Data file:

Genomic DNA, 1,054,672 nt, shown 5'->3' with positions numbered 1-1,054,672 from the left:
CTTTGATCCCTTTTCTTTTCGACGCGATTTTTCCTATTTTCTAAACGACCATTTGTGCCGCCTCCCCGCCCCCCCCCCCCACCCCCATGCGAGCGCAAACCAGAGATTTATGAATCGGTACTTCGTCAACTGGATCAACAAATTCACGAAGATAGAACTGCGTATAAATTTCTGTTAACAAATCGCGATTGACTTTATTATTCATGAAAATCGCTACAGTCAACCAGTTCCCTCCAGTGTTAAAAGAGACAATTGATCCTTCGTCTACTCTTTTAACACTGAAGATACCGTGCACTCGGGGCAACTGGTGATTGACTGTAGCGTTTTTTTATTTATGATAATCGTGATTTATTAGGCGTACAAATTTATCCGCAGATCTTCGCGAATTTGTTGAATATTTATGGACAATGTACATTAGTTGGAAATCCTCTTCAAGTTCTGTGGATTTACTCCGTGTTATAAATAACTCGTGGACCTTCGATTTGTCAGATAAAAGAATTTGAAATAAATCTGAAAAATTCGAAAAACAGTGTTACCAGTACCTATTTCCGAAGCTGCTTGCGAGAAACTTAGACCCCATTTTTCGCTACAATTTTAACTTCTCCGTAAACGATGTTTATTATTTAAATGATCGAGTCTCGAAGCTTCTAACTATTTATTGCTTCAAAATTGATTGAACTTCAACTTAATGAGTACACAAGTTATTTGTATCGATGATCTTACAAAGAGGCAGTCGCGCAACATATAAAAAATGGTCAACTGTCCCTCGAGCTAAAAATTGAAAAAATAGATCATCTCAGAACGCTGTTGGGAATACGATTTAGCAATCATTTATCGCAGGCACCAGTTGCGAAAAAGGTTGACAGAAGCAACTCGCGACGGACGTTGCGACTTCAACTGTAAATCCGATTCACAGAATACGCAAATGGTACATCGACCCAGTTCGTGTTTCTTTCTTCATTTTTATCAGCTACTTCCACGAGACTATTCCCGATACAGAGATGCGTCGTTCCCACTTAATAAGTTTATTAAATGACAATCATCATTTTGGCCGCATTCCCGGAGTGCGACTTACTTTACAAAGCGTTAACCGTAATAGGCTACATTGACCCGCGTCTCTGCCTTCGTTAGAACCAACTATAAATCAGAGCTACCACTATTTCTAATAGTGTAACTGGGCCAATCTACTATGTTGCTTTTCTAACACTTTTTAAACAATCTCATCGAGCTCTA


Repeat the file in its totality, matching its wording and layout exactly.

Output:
Genomic DNA, 1,054,672 nt, shown 5'->3' with positions numbered 1-1,054,672 from the left:
CTTTGATCCCTTTTCTTTTCGACGCGATTTTTCCTATTTTCTAAACGACCATTTGTGCCGCCTCCCCGCCCCCCCCCCCCACCCCCATGCGAGCGCAAACCAGAGATTTATGAATCGGTACTTCGTCAACTGGATCAACAAATTCACGAAGATAGAACTGCGTATAAATTTCTGTTAACAAATCGCGATTGACTTTATTATTCATGAAAATCGCTACAGTCAACCAGTTCCCTCCAGTGTTAAAAGAGACAATTGATCCTTCGTCTACTCTTTTAACACTGAAGATACCGTGCACTCGGGGCAACTGGTGATTGACTGTAGCGTTTTTTTATTTATGATAATCGTGATTTATTAGGCGTACAAATTTATCCGCAGATCTTCGCGAATTTGTTGAATATTTATGGACAATGTACATTAGTTGGAAATCCTCTTCAAGTTCTGTGGATTTACTCCGTGTTATAAATAACTCGTGGACCTTCGATTTGTCAGATAAAAGAATTTGAAATAAATCTGAAAAATTCGAAAAACAGTGTTACCAGTACCTATTTCCGAAGCTGCTTGCGAGAAACTTAGACCCCATTTTTCGCTACAATTTTAACTTCTCCGTAAACGATGTTTATTATTTAAATGATCGAGTCTCGAAGCTTCTAACTATTTATTGCTTCAAAATTGATTGAACTTCAACTTAATGAGTACACAAGTTATTTGTATCGATGATCTTACAAAGAGGCAGTCGCGCAACATATAAAAAATGGTCAACTGTCCCTCGAGCTAAAAATTGAAAAAATAGATCATCTCAGAACGCTGTTGGGAATACGATTTAGCAATCATTTATCGCAGGCACCAGTTGCGAAAAAGGTTGACAGAAGCAACTCGCGACGGACGTTGCGACTTCAACTGTAAATCCGATTCACAGAATACGCAAATGGTACATCGACCCAGTTCGTGTTTCTTTCTTCATTTTTATCAGCTACTTCCACGAGACTATTCCCGATACAGAGATGCGTCGTTCCCACTTAATAAGTTTATTAAATGACAATCATCATTTTGGCCGCATTCCCGGAGTGCGACTTACTTTACAAAGCGTTAACCGTAATAGGCTACATTGACCCGCGTCTCTGCCTTCGTTAGAACCAACTATAAATCAGAGCTACCACTATTTCTAATAGTGTAACTGGGCCAATCTACTATGTTGCTTTTCTAACACTTTTTAAACAATCTCATCGAGCTCTA